Earth's scenario is virtually lacking in plot: in fact, one of its themes—the triumph of modern farm equipment over a primitive methodology—is similar to that of Sergei Eisenstein's Old and New. Youthful peasants in the community join together to purchase a tractor, to efficiently operate their farms. Vasilly, head of the village committee, reaps corn with the assistance of the machine, women fasten together the stalks cut from the earth, a threshing machine toils in the fields, and the peasants produce an abundant harvest. The town's kulaks (or, well-to-do landowners who profited from the sweat of the poorer farmers; as a class they opposed Soviet politics and collectivization of the land) are intimidated by this show of unity. At the end of a workday, young lovers stare at the sunset, and animals peacefully graze in the meadows. Vasilly, who had earlier plowed beyond the boundaries of a kulak's farm, strolls home in the moonlight and is shot by a kulak. His father grieves over the corpse, but will not allow a traditional Christian burial. Instead, the villagers carry Vasilly in an open bier, through the fields. His murderer runs into the cemetery, blurts out that he is the peasant's killer, and dances amid the graves in a weak imitation of Vasilly's movements before the moment of his death. But the killer is ignored. A rain—tears from the sky— falls and shines on the crops. The clouds disappear, and the sun glistens and dries the earth.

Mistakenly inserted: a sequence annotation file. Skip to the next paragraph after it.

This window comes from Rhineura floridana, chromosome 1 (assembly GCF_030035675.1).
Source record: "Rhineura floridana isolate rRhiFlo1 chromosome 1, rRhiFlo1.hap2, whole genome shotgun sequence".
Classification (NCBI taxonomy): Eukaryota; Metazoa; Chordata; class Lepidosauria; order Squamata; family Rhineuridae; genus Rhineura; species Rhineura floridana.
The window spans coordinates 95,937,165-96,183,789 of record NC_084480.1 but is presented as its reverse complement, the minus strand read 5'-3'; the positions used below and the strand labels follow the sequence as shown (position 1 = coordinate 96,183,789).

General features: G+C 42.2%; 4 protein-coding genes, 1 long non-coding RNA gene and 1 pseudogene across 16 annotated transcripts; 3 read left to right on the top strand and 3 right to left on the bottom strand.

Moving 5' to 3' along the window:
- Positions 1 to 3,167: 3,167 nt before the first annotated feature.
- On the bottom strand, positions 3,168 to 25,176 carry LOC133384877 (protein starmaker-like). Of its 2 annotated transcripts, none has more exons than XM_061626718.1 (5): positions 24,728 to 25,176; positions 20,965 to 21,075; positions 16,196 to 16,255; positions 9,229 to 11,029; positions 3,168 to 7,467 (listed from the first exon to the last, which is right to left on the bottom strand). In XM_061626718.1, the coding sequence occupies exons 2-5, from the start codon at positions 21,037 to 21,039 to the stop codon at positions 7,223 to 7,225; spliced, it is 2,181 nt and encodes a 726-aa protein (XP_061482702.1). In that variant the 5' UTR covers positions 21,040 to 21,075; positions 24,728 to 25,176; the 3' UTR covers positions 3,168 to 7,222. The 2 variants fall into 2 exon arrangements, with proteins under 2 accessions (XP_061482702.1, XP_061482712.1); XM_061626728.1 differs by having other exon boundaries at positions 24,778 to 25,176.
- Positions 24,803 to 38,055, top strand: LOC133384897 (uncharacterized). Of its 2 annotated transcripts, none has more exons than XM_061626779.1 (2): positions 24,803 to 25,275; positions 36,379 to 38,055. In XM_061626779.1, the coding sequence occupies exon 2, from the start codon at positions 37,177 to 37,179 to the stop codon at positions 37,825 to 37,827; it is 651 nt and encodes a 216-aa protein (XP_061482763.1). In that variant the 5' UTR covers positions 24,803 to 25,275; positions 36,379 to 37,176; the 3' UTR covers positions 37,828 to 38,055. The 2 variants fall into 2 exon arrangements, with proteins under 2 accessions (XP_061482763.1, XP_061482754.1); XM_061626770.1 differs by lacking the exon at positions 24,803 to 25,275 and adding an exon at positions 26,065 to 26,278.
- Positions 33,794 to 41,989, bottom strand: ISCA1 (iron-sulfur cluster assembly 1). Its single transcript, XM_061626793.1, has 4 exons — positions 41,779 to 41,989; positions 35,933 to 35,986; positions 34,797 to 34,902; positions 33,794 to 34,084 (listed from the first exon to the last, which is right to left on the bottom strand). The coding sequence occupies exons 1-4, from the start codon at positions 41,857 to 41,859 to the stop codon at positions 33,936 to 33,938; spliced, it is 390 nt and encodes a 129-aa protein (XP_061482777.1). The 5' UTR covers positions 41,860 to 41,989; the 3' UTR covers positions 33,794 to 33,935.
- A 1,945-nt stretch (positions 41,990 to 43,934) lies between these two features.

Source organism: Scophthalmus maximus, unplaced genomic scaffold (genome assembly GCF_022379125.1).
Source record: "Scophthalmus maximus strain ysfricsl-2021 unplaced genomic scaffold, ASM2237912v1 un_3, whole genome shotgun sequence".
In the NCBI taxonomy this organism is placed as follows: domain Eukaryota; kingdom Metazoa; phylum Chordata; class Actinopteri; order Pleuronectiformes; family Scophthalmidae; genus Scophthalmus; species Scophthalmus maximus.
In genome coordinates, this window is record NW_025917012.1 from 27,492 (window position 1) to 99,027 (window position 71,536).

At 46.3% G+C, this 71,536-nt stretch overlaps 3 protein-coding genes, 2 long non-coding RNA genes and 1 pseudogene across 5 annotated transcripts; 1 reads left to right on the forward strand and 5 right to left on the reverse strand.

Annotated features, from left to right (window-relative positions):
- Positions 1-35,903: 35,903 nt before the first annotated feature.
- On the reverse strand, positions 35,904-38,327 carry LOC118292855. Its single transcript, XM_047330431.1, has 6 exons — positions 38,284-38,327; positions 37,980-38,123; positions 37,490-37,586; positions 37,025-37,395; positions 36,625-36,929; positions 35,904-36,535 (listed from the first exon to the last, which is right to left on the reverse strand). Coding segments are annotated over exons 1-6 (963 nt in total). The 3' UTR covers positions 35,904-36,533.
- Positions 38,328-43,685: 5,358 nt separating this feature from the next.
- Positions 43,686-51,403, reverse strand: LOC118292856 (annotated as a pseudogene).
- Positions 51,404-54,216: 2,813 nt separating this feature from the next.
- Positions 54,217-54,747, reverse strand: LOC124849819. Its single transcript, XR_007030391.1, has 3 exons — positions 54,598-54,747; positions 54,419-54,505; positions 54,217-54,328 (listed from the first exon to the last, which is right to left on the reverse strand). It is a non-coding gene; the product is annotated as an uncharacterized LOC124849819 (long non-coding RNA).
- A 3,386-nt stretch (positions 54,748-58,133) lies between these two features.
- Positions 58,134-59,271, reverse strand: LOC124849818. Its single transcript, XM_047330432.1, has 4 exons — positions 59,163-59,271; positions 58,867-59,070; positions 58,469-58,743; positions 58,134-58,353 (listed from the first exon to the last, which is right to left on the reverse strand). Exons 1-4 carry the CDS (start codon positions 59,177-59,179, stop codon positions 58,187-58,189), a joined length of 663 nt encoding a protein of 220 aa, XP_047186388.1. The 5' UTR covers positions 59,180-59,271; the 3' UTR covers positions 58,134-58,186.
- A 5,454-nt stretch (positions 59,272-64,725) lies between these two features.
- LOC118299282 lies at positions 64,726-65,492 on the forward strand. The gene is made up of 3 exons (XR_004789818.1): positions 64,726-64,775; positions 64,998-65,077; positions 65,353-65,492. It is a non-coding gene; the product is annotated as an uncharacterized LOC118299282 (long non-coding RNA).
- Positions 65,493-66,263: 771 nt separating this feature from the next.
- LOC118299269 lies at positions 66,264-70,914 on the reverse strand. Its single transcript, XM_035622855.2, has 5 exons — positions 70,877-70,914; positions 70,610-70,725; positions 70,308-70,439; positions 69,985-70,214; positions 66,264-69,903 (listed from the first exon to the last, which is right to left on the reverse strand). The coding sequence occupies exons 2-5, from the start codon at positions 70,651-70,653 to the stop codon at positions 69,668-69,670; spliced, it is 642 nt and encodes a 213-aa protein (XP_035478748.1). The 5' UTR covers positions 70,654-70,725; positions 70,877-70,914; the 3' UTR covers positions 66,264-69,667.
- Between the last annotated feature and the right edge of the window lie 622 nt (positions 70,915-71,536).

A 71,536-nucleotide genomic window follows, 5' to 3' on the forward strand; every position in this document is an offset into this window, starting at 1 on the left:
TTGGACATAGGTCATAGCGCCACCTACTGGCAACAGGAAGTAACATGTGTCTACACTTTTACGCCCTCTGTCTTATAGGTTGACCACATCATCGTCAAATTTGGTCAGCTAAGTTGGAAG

This short synopsis does not effectively describe the film's content and impact on the viewer. Dovzhenko lyrically captures what the earth—the soil and the life-sustaining crops it produces—means to human beings. The earth must be lovingly nurtured so that corn and wheat may be reaped and mouths may be fed. (Dovzhenko shot the film on the rich terrain of his beloved Ukraine.) Most significantly, the film is at once a celebration of life and an acknowledgement of the inevitability of life's end. Dovzhenko's images, all in meticulously composed shots, are unforgettable: in the film's prologue a dying man (the grandfather of Vasilly, a character patterned after the filmmaker's grandfather), serene as he approaches his end, happily pierces an apple with his teeth; Vasilly ecstatically dances in the summer moonlight, kicking up dust and feeling every moment of his life before it is abruptly ended by a bullet; apple tree branches brush over the face of Vasilly's corpse in the funeral caravan. In sequence after sequence, Dovzhenko brings together the two ultimate but contrasting realities: life and death. Death is not a gloomy, depressing finality, but a necessary and logical occurrence. If babies are to be born and the world replenished with the hopes, desires and energy of youth, some must vacate the earth and allow them time and space. Similarly, the earth must yield its crops so that it may again commence the cycle necessary to feed and nourish the hungry.